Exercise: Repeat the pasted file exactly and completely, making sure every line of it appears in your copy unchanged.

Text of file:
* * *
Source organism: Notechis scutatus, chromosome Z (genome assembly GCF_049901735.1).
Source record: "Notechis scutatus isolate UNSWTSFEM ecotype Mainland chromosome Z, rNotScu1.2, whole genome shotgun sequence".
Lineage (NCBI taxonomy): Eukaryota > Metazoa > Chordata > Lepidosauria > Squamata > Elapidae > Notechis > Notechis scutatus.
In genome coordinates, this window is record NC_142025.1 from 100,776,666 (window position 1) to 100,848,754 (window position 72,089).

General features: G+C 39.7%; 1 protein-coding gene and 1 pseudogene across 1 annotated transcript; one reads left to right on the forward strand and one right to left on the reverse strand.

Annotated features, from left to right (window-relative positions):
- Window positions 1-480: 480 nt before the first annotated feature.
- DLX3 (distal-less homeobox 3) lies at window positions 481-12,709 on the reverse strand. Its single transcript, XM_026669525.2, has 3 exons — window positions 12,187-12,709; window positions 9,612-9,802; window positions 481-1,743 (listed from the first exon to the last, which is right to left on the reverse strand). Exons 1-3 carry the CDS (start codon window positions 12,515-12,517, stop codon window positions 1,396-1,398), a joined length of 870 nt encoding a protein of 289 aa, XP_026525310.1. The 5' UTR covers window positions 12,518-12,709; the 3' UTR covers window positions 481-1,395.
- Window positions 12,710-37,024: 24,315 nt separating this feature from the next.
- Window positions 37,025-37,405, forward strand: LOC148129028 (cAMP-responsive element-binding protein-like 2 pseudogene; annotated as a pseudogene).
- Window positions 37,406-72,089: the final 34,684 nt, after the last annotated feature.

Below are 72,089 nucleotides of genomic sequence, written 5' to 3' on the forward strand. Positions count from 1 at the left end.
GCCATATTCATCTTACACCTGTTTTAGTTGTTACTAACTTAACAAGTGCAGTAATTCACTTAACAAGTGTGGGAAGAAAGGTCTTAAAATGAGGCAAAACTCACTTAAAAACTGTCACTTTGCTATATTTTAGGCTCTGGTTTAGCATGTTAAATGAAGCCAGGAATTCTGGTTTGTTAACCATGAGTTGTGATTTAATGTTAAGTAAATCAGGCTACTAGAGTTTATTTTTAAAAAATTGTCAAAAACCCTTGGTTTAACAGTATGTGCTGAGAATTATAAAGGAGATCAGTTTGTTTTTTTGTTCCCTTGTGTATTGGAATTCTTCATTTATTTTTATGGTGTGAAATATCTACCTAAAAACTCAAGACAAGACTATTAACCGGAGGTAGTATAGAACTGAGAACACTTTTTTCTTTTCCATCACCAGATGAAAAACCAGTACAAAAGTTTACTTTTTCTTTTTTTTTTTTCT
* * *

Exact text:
Source organism: Notechis scutatus, chromosome Z (genome assembly GCF_049901735.1).
Source record: "Notechis scutatus isolate UNSWTSFEM ecotype Mainland chromosome Z, rNotScu1.2, whole genome shotgun sequence".
Lineage (NCBI taxonomy): Eukaryota > Metazoa > Chordata > Lepidosauria > Squamata > Elapidae > Notechis > Notechis scutatus.
In genome coordinates, this window is record NC_142025.1 from 100,776,666 (window position 1) to 100,848,754 (window position 72,089).

General features: G+C 39.7%; 1 protein-coding gene and 1 pseudogene across 1 annotated transcript; one reads left to right on the forward strand and one right to left on the reverse strand.

Annotated features, from left to right (window-relative positions):
- Window positions 1-480: 480 nt before the first annotated feature.
- DLX3 (distal-less homeobox 3) lies at window positions 481-12,709 on the reverse strand. Its single transcript, XM_026669525.2, has 3 exons — window positions 12,187-12,709; window positions 9,612-9,802; window positions 481-1,743 (listed from the first exon to the last, which is right to left on the reverse strand). Exons 1-3 carry the CDS (start codon window positions 12,515-12,517, stop codon window positions 1,396-1,398), a joined length of 870 nt encoding a protein of 289 aa, XP_026525310.1. The 5' UTR covers window positions 12,518-12,709; the 3' UTR covers window positions 481-1,395.
- Window positions 12,710-37,024: 24,315 nt separating this feature from the next.
- Window positions 37,025-37,405, forward strand: LOC148129028 (cAMP-responsive element-binding protein-like 2 pseudogene; annotated as a pseudogene).
- Window positions 37,406-72,089: the final 34,684 nt, after the last annotated feature.

Below are 72,089 nucleotides of genomic sequence, written 5' to 3' on the forward strand. Positions count from 1 at the left end.
GCCATATTCATCTTACACCTGTTTTAGTTGTTACTAACTTAACAAGTGCAGTAATTCACTTAACAAGTGTGGGAAGAAAGGTCTTAAAATGAGGCAAAACTCACTTAAAAACTGTCACTTTGCTATATTTTAGGCTCTGGTTTAGCATGTTAAATGAAGCCAGGAATTCTGGTTTGTTAACCATGAGTTGTGATTTAATGTTAAGTAAATCAGGCTACTAGAGTTTATTTTTAAAAAATTGTCAAAAACCCTTGGTTTAACAGTATGTGCTGAGAATTATAAAGGAGATCAGTTTGTTTTTTTGTTCCCTTGTGTATTGGAATTCTTCATTTATTTTTATGGTGTGAAATATCTACCTAAAAACTCAAGACAAGACTATTAACCGGAGGTAGTATAGAACTGAGAACACTTTTTTCTTTTCCATCACCAGATGAAAAACCAGTACAAAAGTTTACTTTTTCTTTTTTTTTTTTCT